Marvel’s Jessica Jones Season One Review: Balance of Power

Netflix has made a thoroughly satisfying, emotionally resonant, action-packed series it’s hard not to love… despite Marvel’s best efforts.


Some season one spoilers below.

Jessica Jones, in a nuanced, outstanding performance by Krysten Ritter, is a hard-as-nails P.I. who takes zero shit from anyone. She is resourceful and self-possessed, with an abrasive, cynical manner that can make her downright unpleasant. Under her protective layers, however, there is an irrepressible selflessness and idealism, which always draws her back to the hero’s path.


What makes Jessica one of the most intriguing TV characters in recent memory is her response to the psychological damage she sustained as a pawn of Kilgrave, who used his mind-control to subjugate her will for months. Her backstory is full of pain, failure, victimization, and violation. But what makes her extraordinary is that her experience doesn’t motivate her, dictate her actions, or act as the driving force in her life. Jessica is motivated by her own heroism, her need to make a positive difference in the world. That drive is complicated by her PTSD, dampened and darkened, but it is not eliminated. The damage she sustained means that her demons require true courage to face. But she has that courage, and the will to do what is right even when it seems impossible, and that is what makes Jessica Jones a hero.

She is not always likeable. The way she treats Luke Cage, for example, is painful to watch. But after torturing herself for so long about Reva’s death, it makes sense that she would instinctively clutch at the one thing that brings her some peace, no matter how despicable her actions. It’s not excusable, but it is understandable. And when the situation becomes about something larger than just herself, she does the right thing and tells Luke the truth. Yes, she pushes her foster sister away in order to protect her, belittling Trish’s burgeoning ability to protect herself, but this is the best way she knows to express love. Yes, she associates with amoral employers like Jeri Hogarth, but after seeing true evil at work, lawyers are small potatoes. Jessica is not perfect; she is human. Sometimes good people do bad things. Sometimes it’s hard to put your life on the line for a world that has brought you so much pain. But Jessica keeps trying, despite it all. She fights for a redemption she doesn’t need and a salvation she doesn’t believe in, and we respect the hell out of her for it.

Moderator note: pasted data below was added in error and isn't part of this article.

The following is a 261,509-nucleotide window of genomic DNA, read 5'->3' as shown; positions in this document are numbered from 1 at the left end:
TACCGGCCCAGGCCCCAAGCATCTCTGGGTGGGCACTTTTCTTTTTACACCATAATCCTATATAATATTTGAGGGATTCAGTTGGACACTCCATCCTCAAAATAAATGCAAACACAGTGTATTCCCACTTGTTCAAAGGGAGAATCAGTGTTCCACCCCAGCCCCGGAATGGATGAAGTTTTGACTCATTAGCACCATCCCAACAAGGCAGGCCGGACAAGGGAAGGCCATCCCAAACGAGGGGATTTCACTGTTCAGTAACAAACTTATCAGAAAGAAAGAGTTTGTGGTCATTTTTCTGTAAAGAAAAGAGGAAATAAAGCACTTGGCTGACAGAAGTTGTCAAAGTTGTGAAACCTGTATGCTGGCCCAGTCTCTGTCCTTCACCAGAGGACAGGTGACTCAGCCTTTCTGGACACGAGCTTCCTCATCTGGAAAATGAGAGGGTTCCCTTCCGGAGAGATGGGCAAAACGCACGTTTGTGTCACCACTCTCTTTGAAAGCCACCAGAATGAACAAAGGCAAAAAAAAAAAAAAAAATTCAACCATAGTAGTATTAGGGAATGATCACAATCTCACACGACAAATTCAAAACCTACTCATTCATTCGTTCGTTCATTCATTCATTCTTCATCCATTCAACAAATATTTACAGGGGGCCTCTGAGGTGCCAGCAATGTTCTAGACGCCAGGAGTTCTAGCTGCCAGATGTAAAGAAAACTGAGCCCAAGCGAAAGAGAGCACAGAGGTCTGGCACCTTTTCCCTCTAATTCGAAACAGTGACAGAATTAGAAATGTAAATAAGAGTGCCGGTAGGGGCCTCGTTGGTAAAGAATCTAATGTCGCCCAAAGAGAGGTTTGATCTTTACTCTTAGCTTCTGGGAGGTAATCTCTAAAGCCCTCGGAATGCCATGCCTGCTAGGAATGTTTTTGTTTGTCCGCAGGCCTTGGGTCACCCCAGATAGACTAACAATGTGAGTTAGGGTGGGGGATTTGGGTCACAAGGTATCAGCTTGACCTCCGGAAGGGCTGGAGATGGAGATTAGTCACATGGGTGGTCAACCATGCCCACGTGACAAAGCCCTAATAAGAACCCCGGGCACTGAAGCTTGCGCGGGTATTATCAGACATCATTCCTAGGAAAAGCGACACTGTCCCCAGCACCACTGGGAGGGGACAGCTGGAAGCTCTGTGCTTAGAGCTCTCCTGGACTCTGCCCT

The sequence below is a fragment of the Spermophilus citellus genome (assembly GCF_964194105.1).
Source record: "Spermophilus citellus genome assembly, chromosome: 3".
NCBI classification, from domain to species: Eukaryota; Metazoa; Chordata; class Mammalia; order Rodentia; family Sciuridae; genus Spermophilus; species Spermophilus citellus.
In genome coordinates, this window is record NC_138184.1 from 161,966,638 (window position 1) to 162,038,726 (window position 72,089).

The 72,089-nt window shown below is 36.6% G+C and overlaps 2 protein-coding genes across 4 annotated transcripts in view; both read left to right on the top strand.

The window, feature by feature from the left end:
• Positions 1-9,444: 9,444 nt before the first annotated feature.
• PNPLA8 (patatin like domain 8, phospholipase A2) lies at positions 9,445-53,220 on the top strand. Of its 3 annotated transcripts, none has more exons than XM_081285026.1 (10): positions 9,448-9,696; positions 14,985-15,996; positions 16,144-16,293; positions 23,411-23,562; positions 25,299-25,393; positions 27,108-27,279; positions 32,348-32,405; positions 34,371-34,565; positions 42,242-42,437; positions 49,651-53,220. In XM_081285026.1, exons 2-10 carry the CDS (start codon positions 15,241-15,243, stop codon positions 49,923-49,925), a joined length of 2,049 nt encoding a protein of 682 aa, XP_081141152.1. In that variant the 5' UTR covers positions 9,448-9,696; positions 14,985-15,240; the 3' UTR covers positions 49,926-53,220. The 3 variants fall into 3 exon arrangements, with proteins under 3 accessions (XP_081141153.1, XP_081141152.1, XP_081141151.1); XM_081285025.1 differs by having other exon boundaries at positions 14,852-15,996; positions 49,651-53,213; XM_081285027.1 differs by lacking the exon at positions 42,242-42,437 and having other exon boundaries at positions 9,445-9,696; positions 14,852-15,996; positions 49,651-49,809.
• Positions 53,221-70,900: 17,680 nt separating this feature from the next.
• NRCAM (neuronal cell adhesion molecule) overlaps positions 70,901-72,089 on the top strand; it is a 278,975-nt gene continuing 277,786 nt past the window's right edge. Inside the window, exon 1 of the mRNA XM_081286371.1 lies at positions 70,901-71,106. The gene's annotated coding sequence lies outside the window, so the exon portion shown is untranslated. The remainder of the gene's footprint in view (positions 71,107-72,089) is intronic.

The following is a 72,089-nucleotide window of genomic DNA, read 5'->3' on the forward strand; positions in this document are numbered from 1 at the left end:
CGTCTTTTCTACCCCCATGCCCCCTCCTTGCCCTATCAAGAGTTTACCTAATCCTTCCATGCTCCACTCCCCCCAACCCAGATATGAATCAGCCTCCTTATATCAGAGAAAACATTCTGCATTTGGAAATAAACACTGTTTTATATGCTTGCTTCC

Jessica’s demons come in the form of Kilgrave, one of the most chilling and compelling villains in recent history. Played perfectly by David Tennant, Kilgrave has the power of a master supervillain, and the ambition of a toddler. He has no plans for world domination, and no need for wealth or power. There is nothing he can’t have, and therefore nothing he really wants. Kilgrave’s only concern is his own amusement. The only thing (“Excuse me, ‘person,’”) to ever escape his grasp is Jessica, sparking his obsession with bringing her back under his control. Kilgrave is the personification of rape culture and patriarchal entitlement in a snazzy purple suit. When his powers aren’t an option, he finds other ways of controlling Jessica, such as stalking her, photographing her, threatening her friends, buying her childhood home and insinuating himself into her past, thereby leaving no part of her life that is free of him. One of the most startling revelations about Kilgrave is that he didn’t think of their time together as rape, and seems to genuinely believe he did nothing wrong. While he is, make no mistake, a stone-cold psychopath, the act for which we, the audience, loathe him the most (the life-shattering wounds he inflicted upon Jessica), he wasn’t even aware of doing. He hadn’t enslaved Jessica in order to hurt her; that was a side-effect. He only wanted her, and failed to consider that she was a person whose choices deserved respect. This is the foundation of many real-life cases of rape and abuse, and hits much closer to home than the typical villain’s mustache-twirling cartoonish sadism. To Kilgrave, no one is a person. Everyone is an object and a tool of his will.